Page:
Werburgh (also Wærburh, Werburh, Werburga, meaning "true city"; Latin: Vereburga; c. AD 650 – 3 February 699/700) was an Anglo-Saxon princess who became the patron saint of the city of Chester in Cheshire. Her feast day is 3 February.
|Died||3 February 700|
Trentham, Staffordshire, England
|Venerated in||Roman Catholic Church Anglican Communion|
Eastern Orthodox Church
|Major shrine||Hanbury then|
Werburgh was born at Stone (now in Staffordshire), and was the daughter of King Wulfhere of Mercia (himself the Christian son of the pagan King Penda of Mercia) and his wife St Ermenilda, herself daughter of the King of Kent. She obtained her father's consent to enter the Abbey of Ely, which had been founded by her great-aunt Etheldreda (or Audrey), the first Abbess of Ely and former queen of Northumbria, whose fame was widespread. Werburgh was trained at home by St Chad (afterwards Bishop of Lichfield), and by her mother; and in the cloister by her aunt and grandmother. Werburgh was a nun for most of her life. During some of her life she was resident in Weedon Bec, Northamptonshire.
Werburgh was instrumental in convent reform across England. She eventually succeeded her mother Ermenilda, her grandmother Seaxburh, and great-aunt Etheldreda as fourth Abbess of Ely. She died on 3 February 700 and was buried at Hanbury in Staffordshire.
Following Werburgh's death, her brother Coenred became king of Mercia. In 708 he decided to move his sister's remains to a more conspicuous place within the church at Hanbury. When the tomb was opened, her body was found to be miraculously intact. This preservation was taken as a sign of divine favour. A year later Coenred had abdicated as king and taken holy orders, becoming a monk in Rome. It was at this time that the most famous story about Werburgh appeared, according to which she restored a dead goose to life, as recounted by the medieval hagiographer Goscelin. A stained glass window in the Church of St Peter and St Paul, Weedon Bec, Northamptonshire relates to another tale in which she was said to have banished all the geese from the village.
The shrine of St Werberh remained at Hanbury until the threat from Danish Viking raids in the late 9th century prompted their relocation to within the walled city of Chester. A shrine to St Werberh was established at the Church of St Peter and St Paul (the site is now occupied by Chester Cathedral). In 975, the Church of St Peter and St Paul was re-dedicated to St Werburgh and the Northumbrian saint Oswald. A monastery in the names of these two saints was attached to the church in the 11th century.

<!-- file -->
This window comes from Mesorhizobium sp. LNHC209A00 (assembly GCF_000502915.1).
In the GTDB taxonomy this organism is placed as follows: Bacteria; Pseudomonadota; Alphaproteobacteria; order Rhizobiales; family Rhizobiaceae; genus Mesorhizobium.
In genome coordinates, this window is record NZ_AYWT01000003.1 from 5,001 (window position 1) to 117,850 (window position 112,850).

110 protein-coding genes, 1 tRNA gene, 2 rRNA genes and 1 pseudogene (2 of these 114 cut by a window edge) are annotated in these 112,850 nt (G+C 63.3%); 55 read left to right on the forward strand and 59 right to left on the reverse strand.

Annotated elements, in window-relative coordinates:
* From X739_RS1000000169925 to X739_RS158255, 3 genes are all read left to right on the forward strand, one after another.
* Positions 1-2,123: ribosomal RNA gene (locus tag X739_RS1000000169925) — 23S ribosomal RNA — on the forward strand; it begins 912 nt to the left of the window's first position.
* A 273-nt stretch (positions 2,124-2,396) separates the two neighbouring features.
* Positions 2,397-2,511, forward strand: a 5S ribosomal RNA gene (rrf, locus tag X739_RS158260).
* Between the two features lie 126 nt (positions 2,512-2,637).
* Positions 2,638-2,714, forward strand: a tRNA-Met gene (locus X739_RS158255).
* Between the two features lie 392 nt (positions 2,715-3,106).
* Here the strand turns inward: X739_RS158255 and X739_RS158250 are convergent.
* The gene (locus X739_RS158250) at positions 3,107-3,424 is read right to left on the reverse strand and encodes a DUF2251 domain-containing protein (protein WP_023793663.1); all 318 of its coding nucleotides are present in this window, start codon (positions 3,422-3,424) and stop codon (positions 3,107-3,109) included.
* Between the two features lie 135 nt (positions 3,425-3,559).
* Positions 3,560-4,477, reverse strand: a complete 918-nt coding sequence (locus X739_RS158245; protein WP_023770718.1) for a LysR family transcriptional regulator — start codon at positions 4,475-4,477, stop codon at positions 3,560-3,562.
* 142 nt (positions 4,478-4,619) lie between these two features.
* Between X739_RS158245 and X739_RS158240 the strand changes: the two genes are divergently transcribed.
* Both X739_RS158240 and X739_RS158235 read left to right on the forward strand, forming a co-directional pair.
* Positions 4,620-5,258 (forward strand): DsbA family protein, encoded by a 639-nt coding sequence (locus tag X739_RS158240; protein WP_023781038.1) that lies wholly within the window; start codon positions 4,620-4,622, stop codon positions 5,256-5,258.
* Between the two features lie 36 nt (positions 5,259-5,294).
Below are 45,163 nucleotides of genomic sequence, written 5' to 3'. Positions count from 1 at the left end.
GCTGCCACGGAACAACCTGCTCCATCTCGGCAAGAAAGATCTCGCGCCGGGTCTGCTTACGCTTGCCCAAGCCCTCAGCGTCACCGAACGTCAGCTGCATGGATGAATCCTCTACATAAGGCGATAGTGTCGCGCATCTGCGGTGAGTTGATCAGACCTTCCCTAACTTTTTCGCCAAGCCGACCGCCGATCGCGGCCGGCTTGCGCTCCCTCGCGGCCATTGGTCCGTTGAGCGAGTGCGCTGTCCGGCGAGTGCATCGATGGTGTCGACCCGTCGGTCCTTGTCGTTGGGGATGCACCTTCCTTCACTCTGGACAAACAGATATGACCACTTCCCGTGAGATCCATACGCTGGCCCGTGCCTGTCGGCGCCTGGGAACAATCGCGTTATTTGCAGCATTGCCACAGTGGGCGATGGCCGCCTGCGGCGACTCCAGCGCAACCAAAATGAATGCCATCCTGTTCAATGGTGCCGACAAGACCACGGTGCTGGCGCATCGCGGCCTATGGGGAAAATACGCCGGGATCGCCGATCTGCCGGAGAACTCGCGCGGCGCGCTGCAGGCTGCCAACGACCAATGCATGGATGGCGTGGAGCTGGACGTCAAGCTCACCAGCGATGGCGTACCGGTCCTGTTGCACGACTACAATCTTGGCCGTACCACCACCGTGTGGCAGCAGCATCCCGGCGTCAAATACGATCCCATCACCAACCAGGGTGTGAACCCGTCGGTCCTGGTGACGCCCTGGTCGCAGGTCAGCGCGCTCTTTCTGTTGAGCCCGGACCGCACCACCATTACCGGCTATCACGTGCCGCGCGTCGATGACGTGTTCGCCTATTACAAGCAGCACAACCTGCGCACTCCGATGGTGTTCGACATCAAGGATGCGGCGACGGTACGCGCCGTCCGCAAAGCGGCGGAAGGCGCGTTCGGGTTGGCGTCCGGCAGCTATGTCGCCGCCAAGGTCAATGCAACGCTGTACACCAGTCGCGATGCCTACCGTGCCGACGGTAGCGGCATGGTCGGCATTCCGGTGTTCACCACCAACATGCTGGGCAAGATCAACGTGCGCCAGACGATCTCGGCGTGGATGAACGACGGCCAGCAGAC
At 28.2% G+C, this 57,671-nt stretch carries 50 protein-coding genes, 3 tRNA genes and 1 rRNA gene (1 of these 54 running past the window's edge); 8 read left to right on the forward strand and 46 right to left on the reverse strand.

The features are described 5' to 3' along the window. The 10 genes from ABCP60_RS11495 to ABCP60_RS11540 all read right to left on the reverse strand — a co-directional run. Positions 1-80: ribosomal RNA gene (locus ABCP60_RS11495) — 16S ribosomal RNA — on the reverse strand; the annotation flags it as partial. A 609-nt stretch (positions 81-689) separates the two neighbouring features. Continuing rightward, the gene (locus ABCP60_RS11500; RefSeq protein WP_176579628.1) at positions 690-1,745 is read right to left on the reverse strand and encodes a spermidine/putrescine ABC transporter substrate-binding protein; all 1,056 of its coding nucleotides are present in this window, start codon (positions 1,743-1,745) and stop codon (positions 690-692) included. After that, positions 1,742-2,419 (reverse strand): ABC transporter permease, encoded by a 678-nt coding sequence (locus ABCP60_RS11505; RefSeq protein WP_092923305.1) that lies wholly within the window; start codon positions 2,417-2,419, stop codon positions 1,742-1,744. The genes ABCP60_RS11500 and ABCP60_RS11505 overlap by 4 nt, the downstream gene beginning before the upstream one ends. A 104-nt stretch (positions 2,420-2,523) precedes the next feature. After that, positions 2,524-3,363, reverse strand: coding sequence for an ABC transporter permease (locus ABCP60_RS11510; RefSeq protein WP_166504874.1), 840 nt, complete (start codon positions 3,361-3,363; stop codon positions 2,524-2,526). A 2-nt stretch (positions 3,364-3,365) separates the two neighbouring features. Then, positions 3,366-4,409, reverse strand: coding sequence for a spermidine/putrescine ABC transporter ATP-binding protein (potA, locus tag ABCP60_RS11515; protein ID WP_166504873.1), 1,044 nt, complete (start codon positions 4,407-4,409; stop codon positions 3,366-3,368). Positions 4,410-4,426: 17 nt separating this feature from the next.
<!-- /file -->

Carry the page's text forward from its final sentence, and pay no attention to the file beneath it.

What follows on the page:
By 1057 the Abbey church was rebuilt and further endowed by Leofric, Earl of Mercia. By this time, Werburgh was regarded as the patron saint and protector of Chester. A miracle attributed to her was the unexpected withdrawal of the Welsh king Gruffudd ap Llywelyn from besieging the city.
Even after 1066 and the Norman conquest of England, the shrine of St Werburgh was a place of veneration. In 1093, Hugh d'Avranches, the second Norman Earl of Chester, presented gifts of property to the abbey and had the church enlarged and rebuilt. He also established a Benedictine monastery. Its monks came from Bec Abbey in Normandy, which had provided the first two post-Conquest Archbishops of Canterbury: Lanfranc and Anselm. Like many other Anglo-Norman barons, Hugh d'Avranches entered the monastery shortly before he died and, in turn, was buried there. During the Middle Ages, the badge of a gaggle of geese was adopted as proof of having made a pilgrimage to the Shrine of St Werburgh.
In 1540 the dissolution of the abbey led to the creation of Chester Cathedral, which was rededicated to Christ and the Blessed Virgin Mary. Although an elaborate shrine had been constructed in the 14th century to Werburgh, this was broken up at the time of the Dissolution. Werburgh's relics were lost. Parts of the shrine's stonework that survived were reassembled in 1876. The shrine remains on display in the cathedral's Lady Chapel at the back of the main nave.
At least ten churches in England, and some overseas, are dedicated to St.Werburgh, including those in Dublin, Derby and Spondon. The village of Warburton in Greater Manchester (previously Cheshire) is named after its parish church of St Werburgh, and a neighbourhood in Bristol is named St Werburghs after its church (now a climbing centre). The Manchester Metrolink line to East Didsbury has St Werburgh's Road, at the crossroads with Wilbraham Road where there is a church dedicated to St Werburgh.
See also edit
- "St Werburgh's Roman Catholic Parish, Chester".
- "History – St. Werburgh", The Parish Church of St. Werburgh, Spondon, (Church of England)
- Norfolk.), George FISHER (of Swaffham (7 February 1832). "A companion and key to the history of England; consisting of copious genealogical details of the British sovereigns, with an appendix, exhibiting a chronological epitome of the successive holders of the several titles of the ... nobility, etc, with their armorial bearings" – via Google Books.
- "CATHOLIC ENCYCLOPEDIA: St. Werburgh". www.newadvent.org.
- "Weedon's Local History". BBC Domesday Reloaded. BBC. Retrieved 29 August 2014.